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We live in a culture that demands discipline and perfection at all times and in all aspects of our lives. When it comes to weight and diet, these cultural demands come face to face with our natural physiological mechanisms to create a perfect storm in which many people live: a constant cycle of guilt and self-hatred related to their body image and weight-control habits.
Burnt out from the endless feelings of inferiority, powerlessness, and despair, we become vulnerable to extreme nutrition messages presented with more confidence than credibility, opinions promoted as fact.
Unfortunately, we live in an information-at-our-fingertips world in which there is more information about “the healthiest way to live” than any one person could possibly consume.
“Carbohydrates are evil and why America is getting fat and dying early.”
“But fat is also evil and is what is making us fat and sick.”
“Don’t forget animal protein causes cancer, heart disease, and early death.”
“So basically, you should eat lean vegan protein power. But wait, you can’t eat processed food so that’s out.”
Because of the desperateness of our situation, even highly intelligent people often fall prey to extreme nutrition messages presented with an air of authority, but without any basis in truth.
We present ourselves as easy targets for companies, like Beach Body, which prey on our insecurity and desperateness to be free.
They invade our social media with inaccurate and misleading messages telling us to spend vast amounts of money on their programs while handing over control of our health to salespeople, who not only have no true nutritional training, but who are also not acting in our best interests because they benefit most when we see rapid results (which tend not be healthy or sustainable) and must rely on their products and programs.
We want to be perfect, so we start adopting the commands of these internet and salesperson pseudo-nutritionists.
Before long, the physical effects of taking this advice generally begin to show themselves in a variety of nutrition deficiencies which cause reduced energy and vivacity. But more significantly, our psychological health takes a severe hit.
We grow more despairing as even our most extreme efforts fail to release us from food’s power over us.
We start to beat ourselves up because we aren’t “disciplined” enough to stick to the magic diets. Combined with the psychological effects of restriction of the typical diet, such as irritability and depressed mood, we end up suffering and become more desperate to escape the cycle, which makes us more susceptible to the false nutritional advice, which feeds right back into the cycle.
The most dangerous aspect of the cycle is that as our despair grows, we become more and more convinced we are at fault.
This become more and more harsh with ourselves, seeking out any extreme solution with a preference for those that claim to help us overcome our “lack of self-control.” So we go from being vegetarian to being HFLC vegan to being gluten-free.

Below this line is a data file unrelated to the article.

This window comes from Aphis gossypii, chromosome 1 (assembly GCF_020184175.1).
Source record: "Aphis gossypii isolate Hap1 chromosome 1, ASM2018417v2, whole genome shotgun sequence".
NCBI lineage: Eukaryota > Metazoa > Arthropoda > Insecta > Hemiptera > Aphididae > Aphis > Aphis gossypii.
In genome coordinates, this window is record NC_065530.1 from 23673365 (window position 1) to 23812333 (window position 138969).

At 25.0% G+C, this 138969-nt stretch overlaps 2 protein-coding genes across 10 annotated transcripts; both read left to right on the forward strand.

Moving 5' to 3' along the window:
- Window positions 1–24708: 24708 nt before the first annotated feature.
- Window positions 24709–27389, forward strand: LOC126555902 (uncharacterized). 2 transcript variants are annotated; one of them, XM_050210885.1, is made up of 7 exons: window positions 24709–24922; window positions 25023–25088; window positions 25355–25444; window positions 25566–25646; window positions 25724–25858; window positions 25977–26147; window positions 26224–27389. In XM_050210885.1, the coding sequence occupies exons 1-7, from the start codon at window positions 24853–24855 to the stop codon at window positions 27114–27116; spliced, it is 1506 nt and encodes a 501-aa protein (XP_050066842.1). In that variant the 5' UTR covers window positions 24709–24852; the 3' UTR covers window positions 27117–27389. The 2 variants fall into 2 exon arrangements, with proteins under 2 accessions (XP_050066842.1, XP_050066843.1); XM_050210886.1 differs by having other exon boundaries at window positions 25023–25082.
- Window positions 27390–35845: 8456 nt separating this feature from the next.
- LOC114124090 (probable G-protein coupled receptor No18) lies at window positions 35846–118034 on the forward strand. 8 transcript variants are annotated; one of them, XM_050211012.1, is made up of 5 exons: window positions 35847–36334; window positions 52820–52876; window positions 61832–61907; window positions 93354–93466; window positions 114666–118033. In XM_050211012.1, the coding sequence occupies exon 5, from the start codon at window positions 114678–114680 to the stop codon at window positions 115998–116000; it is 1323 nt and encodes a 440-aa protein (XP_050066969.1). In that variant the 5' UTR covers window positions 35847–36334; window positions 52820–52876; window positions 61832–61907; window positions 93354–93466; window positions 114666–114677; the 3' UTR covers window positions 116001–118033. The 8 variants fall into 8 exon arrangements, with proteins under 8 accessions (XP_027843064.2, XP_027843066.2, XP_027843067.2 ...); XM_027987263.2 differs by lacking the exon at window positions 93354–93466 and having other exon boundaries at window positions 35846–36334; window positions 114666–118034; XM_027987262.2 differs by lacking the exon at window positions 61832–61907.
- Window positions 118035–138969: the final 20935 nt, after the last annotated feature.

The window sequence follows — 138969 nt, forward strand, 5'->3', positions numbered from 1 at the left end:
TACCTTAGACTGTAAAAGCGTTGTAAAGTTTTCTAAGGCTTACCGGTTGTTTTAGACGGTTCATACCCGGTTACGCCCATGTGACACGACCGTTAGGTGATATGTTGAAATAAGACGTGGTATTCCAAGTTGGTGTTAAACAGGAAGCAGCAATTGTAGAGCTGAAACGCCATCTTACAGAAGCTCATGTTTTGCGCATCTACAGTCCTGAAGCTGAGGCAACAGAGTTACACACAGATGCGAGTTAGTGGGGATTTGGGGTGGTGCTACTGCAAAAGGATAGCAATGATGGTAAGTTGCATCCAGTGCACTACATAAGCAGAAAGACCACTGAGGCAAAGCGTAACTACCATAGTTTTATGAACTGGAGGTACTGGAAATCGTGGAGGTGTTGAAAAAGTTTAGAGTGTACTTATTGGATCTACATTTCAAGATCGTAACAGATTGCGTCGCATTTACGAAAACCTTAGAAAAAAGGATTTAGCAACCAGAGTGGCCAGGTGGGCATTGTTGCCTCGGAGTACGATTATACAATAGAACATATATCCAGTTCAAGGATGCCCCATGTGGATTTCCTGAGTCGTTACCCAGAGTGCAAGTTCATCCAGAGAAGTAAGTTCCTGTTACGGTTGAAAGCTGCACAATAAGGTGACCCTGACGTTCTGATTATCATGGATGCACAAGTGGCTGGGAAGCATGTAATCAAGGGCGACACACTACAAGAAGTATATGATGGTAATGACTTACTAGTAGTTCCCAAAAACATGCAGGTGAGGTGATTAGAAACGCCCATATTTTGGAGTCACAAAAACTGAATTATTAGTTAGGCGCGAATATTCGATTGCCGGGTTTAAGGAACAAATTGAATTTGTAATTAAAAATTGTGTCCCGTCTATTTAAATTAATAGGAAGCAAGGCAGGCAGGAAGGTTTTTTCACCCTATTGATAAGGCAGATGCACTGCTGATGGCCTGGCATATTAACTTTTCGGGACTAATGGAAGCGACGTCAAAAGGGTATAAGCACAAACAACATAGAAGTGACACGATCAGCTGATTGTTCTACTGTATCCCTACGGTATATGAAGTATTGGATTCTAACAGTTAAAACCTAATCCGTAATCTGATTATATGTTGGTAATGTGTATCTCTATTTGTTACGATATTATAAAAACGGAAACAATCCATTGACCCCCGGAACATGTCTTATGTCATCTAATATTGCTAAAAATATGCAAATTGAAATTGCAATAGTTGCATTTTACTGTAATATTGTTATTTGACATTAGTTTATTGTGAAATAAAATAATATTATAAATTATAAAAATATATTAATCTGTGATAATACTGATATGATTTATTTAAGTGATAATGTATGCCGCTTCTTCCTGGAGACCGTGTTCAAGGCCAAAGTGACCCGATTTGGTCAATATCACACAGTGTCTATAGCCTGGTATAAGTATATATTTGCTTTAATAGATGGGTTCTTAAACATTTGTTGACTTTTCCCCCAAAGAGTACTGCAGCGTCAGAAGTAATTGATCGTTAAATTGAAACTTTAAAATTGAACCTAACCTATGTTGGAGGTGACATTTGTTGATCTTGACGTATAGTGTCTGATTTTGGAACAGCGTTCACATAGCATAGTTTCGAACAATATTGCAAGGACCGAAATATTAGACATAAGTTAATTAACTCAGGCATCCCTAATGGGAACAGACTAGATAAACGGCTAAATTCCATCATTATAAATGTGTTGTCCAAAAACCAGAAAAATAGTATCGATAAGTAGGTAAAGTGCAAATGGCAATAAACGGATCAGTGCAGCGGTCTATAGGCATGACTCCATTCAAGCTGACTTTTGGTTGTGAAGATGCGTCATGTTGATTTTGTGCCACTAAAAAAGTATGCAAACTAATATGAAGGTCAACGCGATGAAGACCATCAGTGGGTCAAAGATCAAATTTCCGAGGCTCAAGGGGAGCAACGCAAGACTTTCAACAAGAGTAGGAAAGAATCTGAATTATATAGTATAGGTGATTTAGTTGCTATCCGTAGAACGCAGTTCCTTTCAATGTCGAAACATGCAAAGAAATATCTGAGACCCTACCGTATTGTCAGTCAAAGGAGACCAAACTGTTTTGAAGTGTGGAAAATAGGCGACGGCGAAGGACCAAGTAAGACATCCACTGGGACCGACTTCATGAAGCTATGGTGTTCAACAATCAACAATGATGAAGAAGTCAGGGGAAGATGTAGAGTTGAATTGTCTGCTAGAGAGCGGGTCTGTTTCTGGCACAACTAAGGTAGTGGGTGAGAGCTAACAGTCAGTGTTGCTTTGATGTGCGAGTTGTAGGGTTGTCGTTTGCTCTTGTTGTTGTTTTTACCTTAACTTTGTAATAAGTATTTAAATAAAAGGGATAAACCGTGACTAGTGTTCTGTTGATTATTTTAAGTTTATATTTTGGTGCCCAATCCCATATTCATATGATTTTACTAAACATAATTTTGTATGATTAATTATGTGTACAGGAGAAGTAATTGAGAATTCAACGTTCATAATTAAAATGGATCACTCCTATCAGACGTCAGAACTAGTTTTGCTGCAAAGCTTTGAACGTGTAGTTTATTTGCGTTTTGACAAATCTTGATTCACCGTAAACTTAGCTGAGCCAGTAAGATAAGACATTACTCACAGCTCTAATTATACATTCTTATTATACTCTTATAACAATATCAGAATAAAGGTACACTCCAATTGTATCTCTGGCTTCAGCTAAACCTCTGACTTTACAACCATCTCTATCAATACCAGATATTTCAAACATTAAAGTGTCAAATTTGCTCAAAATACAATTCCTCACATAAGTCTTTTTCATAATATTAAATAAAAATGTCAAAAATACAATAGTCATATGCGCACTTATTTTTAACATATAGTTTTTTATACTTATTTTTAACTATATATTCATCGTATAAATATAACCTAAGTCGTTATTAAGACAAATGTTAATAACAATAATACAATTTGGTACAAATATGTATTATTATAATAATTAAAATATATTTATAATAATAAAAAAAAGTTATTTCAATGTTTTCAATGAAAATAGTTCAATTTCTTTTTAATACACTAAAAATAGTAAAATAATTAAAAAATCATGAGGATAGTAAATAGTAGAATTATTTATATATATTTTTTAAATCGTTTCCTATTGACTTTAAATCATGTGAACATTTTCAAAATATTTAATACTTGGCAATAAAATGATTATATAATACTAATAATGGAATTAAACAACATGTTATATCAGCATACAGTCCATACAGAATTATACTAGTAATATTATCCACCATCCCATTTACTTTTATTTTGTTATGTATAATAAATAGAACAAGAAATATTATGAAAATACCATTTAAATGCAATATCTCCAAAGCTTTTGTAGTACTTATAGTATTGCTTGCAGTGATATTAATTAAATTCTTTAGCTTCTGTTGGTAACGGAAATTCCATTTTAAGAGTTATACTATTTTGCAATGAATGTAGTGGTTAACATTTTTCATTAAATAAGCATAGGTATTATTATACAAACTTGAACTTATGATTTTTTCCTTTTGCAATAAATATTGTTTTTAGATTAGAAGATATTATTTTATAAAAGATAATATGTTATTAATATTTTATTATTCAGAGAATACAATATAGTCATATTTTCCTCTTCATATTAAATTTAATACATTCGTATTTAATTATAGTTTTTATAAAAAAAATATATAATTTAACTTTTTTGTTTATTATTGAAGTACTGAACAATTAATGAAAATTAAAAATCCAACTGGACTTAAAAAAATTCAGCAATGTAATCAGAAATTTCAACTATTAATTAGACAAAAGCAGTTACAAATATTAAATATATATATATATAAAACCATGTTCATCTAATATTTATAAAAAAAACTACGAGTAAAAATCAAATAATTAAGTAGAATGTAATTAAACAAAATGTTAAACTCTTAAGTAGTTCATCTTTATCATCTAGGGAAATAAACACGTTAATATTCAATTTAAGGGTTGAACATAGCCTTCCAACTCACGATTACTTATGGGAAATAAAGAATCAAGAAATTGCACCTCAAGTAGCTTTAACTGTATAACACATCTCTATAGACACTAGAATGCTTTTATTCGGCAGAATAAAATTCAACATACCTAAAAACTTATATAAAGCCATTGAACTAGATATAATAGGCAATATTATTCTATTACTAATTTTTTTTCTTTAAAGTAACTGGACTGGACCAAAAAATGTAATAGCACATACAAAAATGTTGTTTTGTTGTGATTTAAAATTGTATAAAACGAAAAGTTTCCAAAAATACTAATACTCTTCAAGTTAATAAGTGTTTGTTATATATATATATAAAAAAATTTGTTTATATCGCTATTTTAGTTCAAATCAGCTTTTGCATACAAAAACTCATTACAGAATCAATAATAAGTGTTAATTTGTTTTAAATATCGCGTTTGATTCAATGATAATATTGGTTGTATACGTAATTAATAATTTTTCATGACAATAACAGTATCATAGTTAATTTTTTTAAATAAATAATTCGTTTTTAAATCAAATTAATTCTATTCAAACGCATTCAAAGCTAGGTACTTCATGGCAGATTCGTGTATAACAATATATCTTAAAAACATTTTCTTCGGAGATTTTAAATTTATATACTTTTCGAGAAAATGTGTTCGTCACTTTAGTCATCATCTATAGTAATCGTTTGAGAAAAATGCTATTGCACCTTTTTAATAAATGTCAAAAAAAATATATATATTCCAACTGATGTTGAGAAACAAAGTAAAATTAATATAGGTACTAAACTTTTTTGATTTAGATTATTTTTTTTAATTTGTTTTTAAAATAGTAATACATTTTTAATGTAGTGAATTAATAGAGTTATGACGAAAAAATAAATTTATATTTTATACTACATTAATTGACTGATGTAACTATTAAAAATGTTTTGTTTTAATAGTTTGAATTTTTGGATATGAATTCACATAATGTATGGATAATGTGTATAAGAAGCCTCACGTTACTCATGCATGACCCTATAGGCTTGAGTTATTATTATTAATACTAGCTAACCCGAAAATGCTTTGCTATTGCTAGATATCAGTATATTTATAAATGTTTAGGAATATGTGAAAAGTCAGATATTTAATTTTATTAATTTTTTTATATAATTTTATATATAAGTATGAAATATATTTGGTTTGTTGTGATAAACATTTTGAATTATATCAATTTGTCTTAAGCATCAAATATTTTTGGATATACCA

We avoid carbs, then fats, then proteins, and we either continue growing weary of the ever intensifying highs and lows of dieting, or we end up falling into an eating disorder such as binge eating disorder, bulimia, orthorexia, or anorexia as our bodies cry out almost irresistibly for as much fuel as possible in an effort to protect us as we grow to demonize all types of food so much we are too afraid to eat anything and end up restricting.
Does the cycle sound familiar?
The good news is there is an escape. I will not lie and say it is easy, but I will tell you it is 100% possible and 100% worth it.
The key is to realize there is no such thing as a prescription for the perfect diet.
Nobody else can tell you what the healthiest diet for you is, especially not a pseudo-professional, someone with ulterior motives, or a teenage girl on YouTube who offers her diet as the magical solution to all your diet woes.
Rather, the healthiest diet for you can only be found by you; although the aid of a professional, registered dietitian who takes an intuitive approach to eating (perhaps using the money you would have spent on a $5 daily shake and meal plans by someone whose only nutritional training comes from a company trying to sell you their products) can be a helpful guide in the process.
The healthiest diet can only be found when you reconnect with your body’s natural signals.
Start honoring your body’s cues, rather than fighting its cries for fuel, and start living, moving, and nourishing mindfully and intuitively.
Sometimes, it means realizing eating more fruits and vegetables is not always better: there is such a thing as too much of a good thing and each of us has to find the balance that makes us feel most alive.
Sometimes, it means discovering one piece of chocolate satisfies us deeply, but a whole chocolate bar or a giant piece of chocolate cake too early in the morning makes us feel groggy or queasy.
Always, it means tuning into your body and realizing the healthiest diet of all is the one your body will ask you for naturally!
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Elizabeth currently holds a bachelor’s degree in psychology and is planning to work towards becoming a licensed clinical social worker. Elizabeth feels blessed to have been surrounded with support during her journey with depression, and she is passionate about using her experiences and education to bless people in the same way she was blessed. She hopes that as a contributor to Libero, she will be able to provide very practical support.
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